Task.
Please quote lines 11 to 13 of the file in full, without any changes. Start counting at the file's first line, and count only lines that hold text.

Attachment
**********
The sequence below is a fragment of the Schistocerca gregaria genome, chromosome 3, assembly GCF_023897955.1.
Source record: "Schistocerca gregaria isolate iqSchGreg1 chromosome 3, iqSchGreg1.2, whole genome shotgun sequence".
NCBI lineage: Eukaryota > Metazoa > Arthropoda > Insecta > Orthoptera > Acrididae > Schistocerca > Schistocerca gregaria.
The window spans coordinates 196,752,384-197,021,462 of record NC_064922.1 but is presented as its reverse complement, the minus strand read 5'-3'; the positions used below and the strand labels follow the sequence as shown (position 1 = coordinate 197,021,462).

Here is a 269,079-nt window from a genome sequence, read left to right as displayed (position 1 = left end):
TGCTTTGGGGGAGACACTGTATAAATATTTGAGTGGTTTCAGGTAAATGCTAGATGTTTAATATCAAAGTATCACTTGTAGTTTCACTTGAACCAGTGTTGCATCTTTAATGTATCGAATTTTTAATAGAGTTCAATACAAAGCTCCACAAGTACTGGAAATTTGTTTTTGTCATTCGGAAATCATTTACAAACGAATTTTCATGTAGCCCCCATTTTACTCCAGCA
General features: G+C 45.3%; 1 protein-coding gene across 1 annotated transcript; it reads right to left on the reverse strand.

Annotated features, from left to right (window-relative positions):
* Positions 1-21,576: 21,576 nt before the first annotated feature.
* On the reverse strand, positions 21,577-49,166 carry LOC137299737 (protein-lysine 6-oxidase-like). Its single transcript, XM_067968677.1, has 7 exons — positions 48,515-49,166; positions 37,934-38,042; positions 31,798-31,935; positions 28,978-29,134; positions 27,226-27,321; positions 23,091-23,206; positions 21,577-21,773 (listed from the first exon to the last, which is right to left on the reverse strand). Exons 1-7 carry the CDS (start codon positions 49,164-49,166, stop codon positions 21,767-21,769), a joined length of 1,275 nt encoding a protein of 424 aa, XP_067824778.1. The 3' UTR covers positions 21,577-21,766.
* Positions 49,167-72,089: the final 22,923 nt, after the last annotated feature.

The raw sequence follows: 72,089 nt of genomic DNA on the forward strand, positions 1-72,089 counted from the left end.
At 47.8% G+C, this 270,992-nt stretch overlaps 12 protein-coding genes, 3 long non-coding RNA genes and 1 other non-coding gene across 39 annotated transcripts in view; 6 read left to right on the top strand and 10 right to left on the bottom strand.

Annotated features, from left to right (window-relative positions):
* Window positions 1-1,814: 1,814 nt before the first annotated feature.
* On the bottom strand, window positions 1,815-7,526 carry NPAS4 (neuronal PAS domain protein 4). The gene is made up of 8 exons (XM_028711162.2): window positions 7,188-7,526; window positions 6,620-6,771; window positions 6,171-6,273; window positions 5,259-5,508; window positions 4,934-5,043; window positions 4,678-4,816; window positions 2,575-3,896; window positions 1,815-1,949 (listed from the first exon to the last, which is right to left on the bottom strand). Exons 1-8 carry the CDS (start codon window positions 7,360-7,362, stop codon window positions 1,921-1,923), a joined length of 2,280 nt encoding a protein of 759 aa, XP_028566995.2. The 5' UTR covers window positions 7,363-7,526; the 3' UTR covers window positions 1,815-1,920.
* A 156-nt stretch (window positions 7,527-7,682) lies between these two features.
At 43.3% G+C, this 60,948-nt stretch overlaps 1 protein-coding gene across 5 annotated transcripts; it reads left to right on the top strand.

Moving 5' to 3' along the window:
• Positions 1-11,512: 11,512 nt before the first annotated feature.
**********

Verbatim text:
* Positions 49,167-72,089: the final 22,923 nt, after the last annotated feature.

The raw sequence follows: 72,089 nt of genomic DNA on the forward strand, positions 1-72,089 counted from the left end.
At 47.8% G+C, this 270,992-nt stretch overlaps 12 protein-coding genes, 3 long non-coding RNA genes and 1 other non-coding gene across 39 annotated transcripts in view; 6 read left to right on the top strand and 10 right to left on the bottom strand.